Philip K. Dick, The Man in the High Castle (London: Penguin Books, 1999), 249pp
The Man in the High Castle is an intriguing but occasionally confusing book. It uses a science-fiction alternate history, in which the Axis powers won World War Two, to pose a number of questions about the nature of reality. The overall concept, insofar as I could grasp, is the idea of certain realities/parallel worlds being 'false'. More specifically, it is about the perceptions of people within those 'false' worlds and whether they realise, or accept the possibility that, their world is a false one, a fictional one. Beyond this, it posits that the words 'fake' and 'true' have no solid meaning; it all depends on whether we perceive its falsity, whether we believe it to be truthful. For Philip K. Dick, truth is not an absolute. There is also an interesting, persistent theme wherein the 'fake' may be better, more useful, than the 'authentic' counterpart. From what I know about Dick, this is a persistent theme in his work; the most well-known example is, of course, the replicants from Do Androids Dream of Electric Sheep? (made into the film Blade Runner). In The Man in the High Castle, this is shown in, amongst other examples, the Colt revolver that Tagomi owns and the various physical deceptions that some of the characters make about their identities.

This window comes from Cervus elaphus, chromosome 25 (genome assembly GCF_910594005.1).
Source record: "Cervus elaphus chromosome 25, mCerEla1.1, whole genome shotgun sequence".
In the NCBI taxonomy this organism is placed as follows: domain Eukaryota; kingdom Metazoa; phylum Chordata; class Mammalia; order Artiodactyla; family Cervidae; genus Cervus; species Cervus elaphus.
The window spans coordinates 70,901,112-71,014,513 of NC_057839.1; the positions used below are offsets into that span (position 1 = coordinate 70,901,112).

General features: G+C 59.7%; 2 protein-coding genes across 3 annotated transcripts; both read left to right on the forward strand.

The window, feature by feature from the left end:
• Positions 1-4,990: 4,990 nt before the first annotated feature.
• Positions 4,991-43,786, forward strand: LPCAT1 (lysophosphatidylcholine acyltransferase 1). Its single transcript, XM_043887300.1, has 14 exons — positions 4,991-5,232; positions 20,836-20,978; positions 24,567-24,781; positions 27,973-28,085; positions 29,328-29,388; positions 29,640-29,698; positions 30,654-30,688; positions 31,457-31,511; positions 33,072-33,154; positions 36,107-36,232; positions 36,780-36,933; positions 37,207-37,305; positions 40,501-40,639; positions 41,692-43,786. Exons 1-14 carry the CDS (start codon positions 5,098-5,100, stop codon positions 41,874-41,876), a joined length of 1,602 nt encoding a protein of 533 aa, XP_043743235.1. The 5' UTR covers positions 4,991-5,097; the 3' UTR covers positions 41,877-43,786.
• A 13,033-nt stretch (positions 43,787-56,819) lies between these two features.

This interpretation that I gleaned from reading the book is perhaps erroneous; this is the sort of book where you could have a wildly different interpretation from someone else, and you both would be able to cite examples from the text to support your view. I like these sort of books that exercise your mind long after you've finished the last page, but this one in particular requires a lot of mental effort. Dick aids the reader in this in some respects. He writes well, with occasional humour to provide a respite from the heavy philosophical concepts and also from the oppressive totalitarianism present in his alternate world. He also provides good characterisation, even if the majority of said characters are unlikeable. However, he hinders the reader's understanding in other ways. There is no plot really to speak of. Some of the philosophising is rambling and impenetrable, with certain passages requiring repeated re-readings (at least for me). The fervent advocacy of the I Ching by many characters (and, therefore, by the author) also gave me an aversion to engaging with High Castle - it felt at times like Dick was trying to convert me. But as alternate histories go, this is one of the more intelligent ones; certainly it is one of the few that transcend the strictures of the 'alternate history' niche to become a genuinely thoughtful piece of literature.